In the modern business environment simply standing still is not enough, all businesses need to grow and develop simply to sustain their competitive position. More ambitious organisations recognise that success and prosperity is derived from strategic plans that take risks to capture market share and gain sustainable advantage over competition. Fundamentally there are two traditional ways that a business can attain this ‘planned’ growth.

Firstly, internally, by investing profits and/or raising other sources of finance to grow organically. This is the norm with retained profits being the main source for this type of internal growth. It is also the main reason for all business growth as all directors and managers must be able to demonstrate to shareholders that they have the capability to grow the business and deliver higher returns without always turning to external growth methods.

Secondly, grow via external means. An organisation can acquire or merge with another organisation, which will instantaneously deliver growth and wider market reach. Both acquisitions and mergers will permanently alter the structure and nature of a business, and if not successfully implemented could result in worsening performance.

Alternatives to the more traditional external growth methods above, which have become increasingly popular in many sectors, are alliances and partnering arrangements between two or more complementary businesses. Such approaches are not designed to be permanent but instead offer the flexibility to collaborate for a time period that is mutually acceptable and beneficial to all involved. There are several ways that these alternative external growth approaches can be organised

Strategic alliance

Strategic alliances are legally binding agreements between two or more completely independent businesses who agree to cooperate in the manufacture of products or the delivery of services to defined target markets. The particular type of strategic alliance best employed is largely determined by the length of the product or service life cycles.

  • A long life cycle can protect a company’s competitive advantage for a relatively long time period, particularly if patents and other legal protections are able to shield offerings to the market. Strategic alliances can be used help to maintain operational stability and allow the company to exploit its products and/or services to gain further advantage.
  • At the other extreme a short product or service life cycle reduces the security of any current competitive advantage, as it requires continual research and development of new replaced products or services is necessary to survive in the market. Strategic alliances can help to accelerate the development of new products and services, by sharing research knowledge and resources, and development costs.

Existing levels of business and financial performance can be improved from the learning experiences gained working with different partner(s), the sharing of risks and costs between the partner(s), and the economies of scale derived from operating with a larger presence in the market.

An example of a successful strategic alliance is the Oneworld Alliance which brings together a number of world-class airlines to deliver a high quality and seamless travel experience for passengers. This means that British Airways customers can, book a flight between Tokyo and Sydney and fly on this route with the alliance partner Japan Airlines. This effectively enables British Airways to offer its customers flights all over the world including routes that it doesn’t serve.

However, there are challenges to be considered that need effective management before a business decides to enter into a strategic alliance, otherwise the venture could prove to be a costly failure. It is possible that the alliance partner[s] may not possess the competences and capabilities required to complement and enhance business operations. Also, the partner[s] may fail to use their complementary skills or not fully commit their resources and capabilities to deliver the agreed aims of the alliance. This in turn is likely to result in a breakdown in relations between the partners and cause the alliance to disintegrate.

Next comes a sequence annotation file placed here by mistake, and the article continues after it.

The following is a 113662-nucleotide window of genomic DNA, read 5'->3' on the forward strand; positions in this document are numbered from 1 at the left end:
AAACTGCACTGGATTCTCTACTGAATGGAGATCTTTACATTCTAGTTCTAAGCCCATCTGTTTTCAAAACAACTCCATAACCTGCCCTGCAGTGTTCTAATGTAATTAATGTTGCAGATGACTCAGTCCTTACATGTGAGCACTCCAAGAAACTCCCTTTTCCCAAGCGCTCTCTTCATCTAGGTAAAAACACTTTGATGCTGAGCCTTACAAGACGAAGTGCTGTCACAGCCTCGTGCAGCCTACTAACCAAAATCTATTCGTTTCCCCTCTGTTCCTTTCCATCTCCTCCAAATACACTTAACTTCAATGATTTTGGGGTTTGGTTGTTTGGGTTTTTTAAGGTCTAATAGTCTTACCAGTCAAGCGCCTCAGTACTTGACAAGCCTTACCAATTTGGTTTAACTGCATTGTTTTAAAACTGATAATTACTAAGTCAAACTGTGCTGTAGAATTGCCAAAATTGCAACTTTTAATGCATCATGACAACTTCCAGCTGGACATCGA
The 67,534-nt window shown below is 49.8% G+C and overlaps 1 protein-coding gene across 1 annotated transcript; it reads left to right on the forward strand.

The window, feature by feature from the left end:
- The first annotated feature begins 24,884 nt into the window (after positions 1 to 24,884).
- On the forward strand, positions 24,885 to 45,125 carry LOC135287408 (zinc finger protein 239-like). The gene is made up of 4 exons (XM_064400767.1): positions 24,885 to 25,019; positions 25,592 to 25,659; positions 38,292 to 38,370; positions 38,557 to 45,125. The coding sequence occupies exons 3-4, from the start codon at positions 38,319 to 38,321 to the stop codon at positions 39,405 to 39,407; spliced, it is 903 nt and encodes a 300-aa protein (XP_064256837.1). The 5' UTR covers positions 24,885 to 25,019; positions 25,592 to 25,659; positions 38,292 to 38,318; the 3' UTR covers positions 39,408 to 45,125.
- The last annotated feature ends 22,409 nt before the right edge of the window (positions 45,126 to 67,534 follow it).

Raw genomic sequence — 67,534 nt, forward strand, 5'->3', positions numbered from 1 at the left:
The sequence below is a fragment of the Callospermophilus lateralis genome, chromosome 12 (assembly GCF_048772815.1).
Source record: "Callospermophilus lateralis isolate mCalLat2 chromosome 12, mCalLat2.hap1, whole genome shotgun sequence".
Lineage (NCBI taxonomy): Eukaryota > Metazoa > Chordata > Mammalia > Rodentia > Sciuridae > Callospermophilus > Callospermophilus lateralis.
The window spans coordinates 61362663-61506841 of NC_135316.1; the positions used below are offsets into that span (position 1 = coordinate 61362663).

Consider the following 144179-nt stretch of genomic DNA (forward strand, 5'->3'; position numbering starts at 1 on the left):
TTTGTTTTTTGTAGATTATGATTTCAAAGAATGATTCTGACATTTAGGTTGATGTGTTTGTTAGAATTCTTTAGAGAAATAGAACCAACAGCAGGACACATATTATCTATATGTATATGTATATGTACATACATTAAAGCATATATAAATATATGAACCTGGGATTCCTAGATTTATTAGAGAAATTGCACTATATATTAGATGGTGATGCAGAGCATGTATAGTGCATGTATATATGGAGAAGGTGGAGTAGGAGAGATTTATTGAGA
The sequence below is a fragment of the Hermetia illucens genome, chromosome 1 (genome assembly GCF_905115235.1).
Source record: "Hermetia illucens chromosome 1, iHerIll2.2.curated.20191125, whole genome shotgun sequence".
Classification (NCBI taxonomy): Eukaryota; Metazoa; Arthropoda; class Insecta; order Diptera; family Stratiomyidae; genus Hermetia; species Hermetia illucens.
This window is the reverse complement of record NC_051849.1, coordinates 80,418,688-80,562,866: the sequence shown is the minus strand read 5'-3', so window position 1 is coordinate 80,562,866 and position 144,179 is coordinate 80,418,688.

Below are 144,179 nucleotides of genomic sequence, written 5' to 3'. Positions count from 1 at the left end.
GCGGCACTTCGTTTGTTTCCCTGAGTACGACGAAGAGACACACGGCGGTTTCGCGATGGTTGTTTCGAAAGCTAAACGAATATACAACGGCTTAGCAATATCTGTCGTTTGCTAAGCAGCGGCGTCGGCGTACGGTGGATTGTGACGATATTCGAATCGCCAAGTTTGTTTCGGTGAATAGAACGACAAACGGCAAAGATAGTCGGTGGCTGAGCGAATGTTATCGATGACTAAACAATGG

Joint venture

A joint venture is created when two or more companies create another legal entity in which each venture partner owns a share. This fundamentally differs to a strategic alliance, where each alliance partner collaborates without the need to create a separate legal entity. Joint ventures cover a wide variety of collaborative business arrangements and can exist for either a fixed or indefinite duration.

There are three main types of joint venture.

Project-based joint venture
This is a very common form of joint venture, set up for successfully delivery of a predetermined project where the partners contribute different skills and resources to the new legal entity. A key feature of this type of venture is that its purpose is both defined and limited by the project, which when completed triggers the end of the joint venture and closure of the legal entity. The main advantages of project-based joint ventures are the ability to leverage complementary resources, combine knowledge and expertise, and save costs.

An example of a successful project-based joint venture was when AstraZeneca and Oxford University joined forces in 2020 in order to develop a Covid-19 vaccine.

Functional-based joint venture
A functional joint venture is appropriate when a business intent on partnering know precisely what they are bringing to the venture as well as what they expect to get out of it. The joint venture acknowledges that partners businesses working together will result in better performance and results than each one operating independently. Therefore, it is mutually beneficial to each joint venture partner. The different types of functional expertise shared in the joint venture company can create synergies, save costs, and successfully getting products and services to market.

The joint venture between the European high street clothing retailer H&M and the waste management company REMONDIS is designed to recycle discarded used clothing retuned to H&M stores. This will improve the public’s opinion of this essentially fast-fashion retailer and generate revenue for both organisations.

Vertical joint ventures
This type of joint venture involves collaboration between buyers and suppliers operating in the same supply chain. This type of joint venture aims to optimise the operation of a supply chain by combining the capabilities and resources of each partner and ultimately enhance operational efficiency, reduce cost, and improve control and coordination of production and distribution processes. This means that the end customer [the consumer] will benefit from the pooling and effective management of resources as this should enable the joint venture to deliver higher quality products and services at more competitive prices. This in turn helps to develop and sustain customer loyalty and strengthen each partner’s competitive position in the supply chain.